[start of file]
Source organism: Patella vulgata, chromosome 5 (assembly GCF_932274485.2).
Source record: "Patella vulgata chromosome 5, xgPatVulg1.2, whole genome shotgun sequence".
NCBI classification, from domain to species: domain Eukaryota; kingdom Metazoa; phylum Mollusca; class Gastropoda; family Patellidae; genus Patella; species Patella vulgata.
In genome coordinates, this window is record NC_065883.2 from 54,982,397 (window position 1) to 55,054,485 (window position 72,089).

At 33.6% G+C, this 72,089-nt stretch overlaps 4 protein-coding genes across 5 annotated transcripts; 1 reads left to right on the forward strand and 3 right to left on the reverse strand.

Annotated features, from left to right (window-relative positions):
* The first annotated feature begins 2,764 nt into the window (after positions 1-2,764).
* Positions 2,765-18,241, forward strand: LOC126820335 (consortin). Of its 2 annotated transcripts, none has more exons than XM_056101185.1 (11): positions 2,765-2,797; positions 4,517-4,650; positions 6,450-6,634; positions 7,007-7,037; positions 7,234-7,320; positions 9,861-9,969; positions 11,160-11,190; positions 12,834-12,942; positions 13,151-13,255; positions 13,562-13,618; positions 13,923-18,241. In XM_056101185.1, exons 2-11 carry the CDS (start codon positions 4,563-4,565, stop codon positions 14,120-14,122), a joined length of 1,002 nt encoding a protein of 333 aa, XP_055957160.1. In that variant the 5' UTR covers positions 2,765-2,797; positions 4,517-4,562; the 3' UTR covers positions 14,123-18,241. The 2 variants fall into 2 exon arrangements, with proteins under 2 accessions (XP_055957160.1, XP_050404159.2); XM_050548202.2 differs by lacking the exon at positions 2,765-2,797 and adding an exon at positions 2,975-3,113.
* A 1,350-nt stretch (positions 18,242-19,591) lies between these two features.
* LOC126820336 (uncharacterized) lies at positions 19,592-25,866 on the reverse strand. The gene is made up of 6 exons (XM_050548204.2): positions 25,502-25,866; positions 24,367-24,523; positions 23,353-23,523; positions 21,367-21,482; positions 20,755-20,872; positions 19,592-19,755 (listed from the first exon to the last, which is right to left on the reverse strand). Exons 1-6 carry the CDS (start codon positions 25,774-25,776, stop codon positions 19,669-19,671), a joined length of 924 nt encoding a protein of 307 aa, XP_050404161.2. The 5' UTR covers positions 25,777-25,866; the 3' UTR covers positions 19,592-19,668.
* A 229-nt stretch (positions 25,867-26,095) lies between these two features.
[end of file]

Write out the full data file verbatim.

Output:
Source organism: Patella vulgata, chromosome 5 (assembly GCF_932274485.2).
Source record: "Patella vulgata chromosome 5, xgPatVulg1.2, whole genome shotgun sequence".
NCBI classification, from domain to species: domain Eukaryota; kingdom Metazoa; phylum Mollusca; class Gastropoda; family Patellidae; genus Patella; species Patella vulgata.
In genome coordinates, this window is record NC_065883.2 from 54,982,397 (window position 1) to 55,054,485 (window position 72,089).

At 33.6% G+C, this 72,089-nt stretch overlaps 4 protein-coding genes across 5 annotated transcripts; 1 reads left to right on the forward strand and 3 right to left on the reverse strand.

Annotated features, from left to right (window-relative positions):
* The first annotated feature begins 2,764 nt into the window (after positions 1-2,764).
* Positions 2,765-18,241, forward strand: LOC126820335 (consortin). Of its 2 annotated transcripts, none has more exons than XM_056101185.1 (11): positions 2,765-2,797; positions 4,517-4,650; positions 6,450-6,634; positions 7,007-7,037; positions 7,234-7,320; positions 9,861-9,969; positions 11,160-11,190; positions 12,834-12,942; positions 13,151-13,255; positions 13,562-13,618; positions 13,923-18,241. In XM_056101185.1, exons 2-11 carry the CDS (start codon positions 4,563-4,565, stop codon positions 14,120-14,122), a joined length of 1,002 nt encoding a protein of 333 aa, XP_055957160.1. In that variant the 5' UTR covers positions 2,765-2,797; positions 4,517-4,562; the 3' UTR covers positions 14,123-18,241. The 2 variants fall into 2 exon arrangements, with proteins under 2 accessions (XP_055957160.1, XP_050404159.2); XM_050548202.2 differs by lacking the exon at positions 2,765-2,797 and adding an exon at positions 2,975-3,113.
* A 1,350-nt stretch (positions 18,242-19,591) lies between these two features.
* LOC126820336 (uncharacterized) lies at positions 19,592-25,866 on the reverse strand. The gene is made up of 6 exons (XM_050548204.2): positions 25,502-25,866; positions 24,367-24,523; positions 23,353-23,523; positions 21,367-21,482; positions 20,755-20,872; positions 19,592-19,755 (listed from the first exon to the last, which is right to left on the reverse strand). Exons 1-6 carry the CDS (start codon positions 25,774-25,776, stop codon positions 19,669-19,671), a joined length of 924 nt encoding a protein of 307 aa, XP_050404161.2. The 5' UTR covers positions 25,777-25,866; the 3' UTR covers positions 19,592-19,668.
* A 229-nt stretch (positions 25,867-26,095) lies between these two features.